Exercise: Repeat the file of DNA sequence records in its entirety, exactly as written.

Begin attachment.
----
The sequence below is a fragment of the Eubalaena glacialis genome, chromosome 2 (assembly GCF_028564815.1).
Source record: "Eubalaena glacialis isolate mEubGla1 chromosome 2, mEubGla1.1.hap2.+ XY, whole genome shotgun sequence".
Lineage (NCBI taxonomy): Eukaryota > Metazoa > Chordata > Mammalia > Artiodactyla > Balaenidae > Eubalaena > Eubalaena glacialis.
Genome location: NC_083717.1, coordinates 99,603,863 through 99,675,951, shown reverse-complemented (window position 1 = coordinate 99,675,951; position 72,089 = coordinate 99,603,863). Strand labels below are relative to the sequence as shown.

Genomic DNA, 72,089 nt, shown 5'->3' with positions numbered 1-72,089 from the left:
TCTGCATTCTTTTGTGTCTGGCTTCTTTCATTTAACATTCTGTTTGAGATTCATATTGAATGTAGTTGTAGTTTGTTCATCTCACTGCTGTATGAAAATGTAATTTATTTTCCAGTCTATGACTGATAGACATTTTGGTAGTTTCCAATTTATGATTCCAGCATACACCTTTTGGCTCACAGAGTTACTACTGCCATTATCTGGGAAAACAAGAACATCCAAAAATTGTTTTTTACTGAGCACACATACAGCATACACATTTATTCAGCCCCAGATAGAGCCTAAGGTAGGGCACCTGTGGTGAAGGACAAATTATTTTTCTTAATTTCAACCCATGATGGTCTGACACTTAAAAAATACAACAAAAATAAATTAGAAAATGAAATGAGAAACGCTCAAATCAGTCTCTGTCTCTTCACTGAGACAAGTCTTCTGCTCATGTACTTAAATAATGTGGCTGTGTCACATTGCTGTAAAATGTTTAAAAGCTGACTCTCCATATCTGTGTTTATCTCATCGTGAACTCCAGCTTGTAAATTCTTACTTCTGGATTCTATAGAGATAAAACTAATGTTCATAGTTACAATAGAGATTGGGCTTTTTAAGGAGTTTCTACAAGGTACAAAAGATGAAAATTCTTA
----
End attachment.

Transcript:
The sequence below is a fragment of the Eubalaena glacialis genome, chromosome 2 (assembly GCF_028564815.1).
Source record: "Eubalaena glacialis isolate mEubGla1 chromosome 2, mEubGla1.1.hap2.+ XY, whole genome shotgun sequence".
Lineage (NCBI taxonomy): Eukaryota > Metazoa > Chordata > Mammalia > Artiodactyla > Balaenidae > Eubalaena > Eubalaena glacialis.
Genome location: NC_083717.1, coordinates 99,603,863 through 99,675,951, shown reverse-complemented (window position 1 = coordinate 99,675,951; position 72,089 = coordinate 99,603,863). Strand labels below are relative to the sequence as shown.

Genomic DNA, 72,089 nt, shown 5'->3' with positions numbered 1-72,089 from the left:
TCTGCATTCTTTTGTGTCTGGCTTCTTTCATTTAACATTCTGTTTGAGATTCATATTGAATGTAGTTGTAGTTTGTTCATCTCACTGCTGTATGAAAATGTAATTTATTTTCCAGTCTATGACTGATAGACATTTTGGTAGTTTCCAATTTATGATTCCAGCATACACCTTTTGGCTCACAGAGTTACTACTGCCATTATCTGGGAAAACAAGAACATCCAAAAATTGTTTTTTACTGAGCACACATACAGCATACACATTTATTCAGCCCCAGATAGAGCCTAAGGTAGGGCACCTGTGGTGAAGGACAAATTATTTTTCTTAATTTCAACCCATGATGGTCTGACACTTAAAAAATACAACAAAAATAAATTAGAAAATGAAATGAGAAACGCTCAAATCAGTCTCTGTCTCTTCACTGAGACAAGTCTTCTGCTCATGTACTTAAATAATGTGGCTGTGTCACATTGCTGTAAAATGTTTAAAAGCTGACTCTCCATATCTGTGTTTATCTCATCGTGAACTCCAGCTTGTAAATTCTTACTTCTGGATTCTATAGAGATAAAACTAATGTTCATAGTTACAATAGAGATTGGGCTTTTTAAGGAGTTTCTACAAGGTACAAAAGATGAAAATTCTTA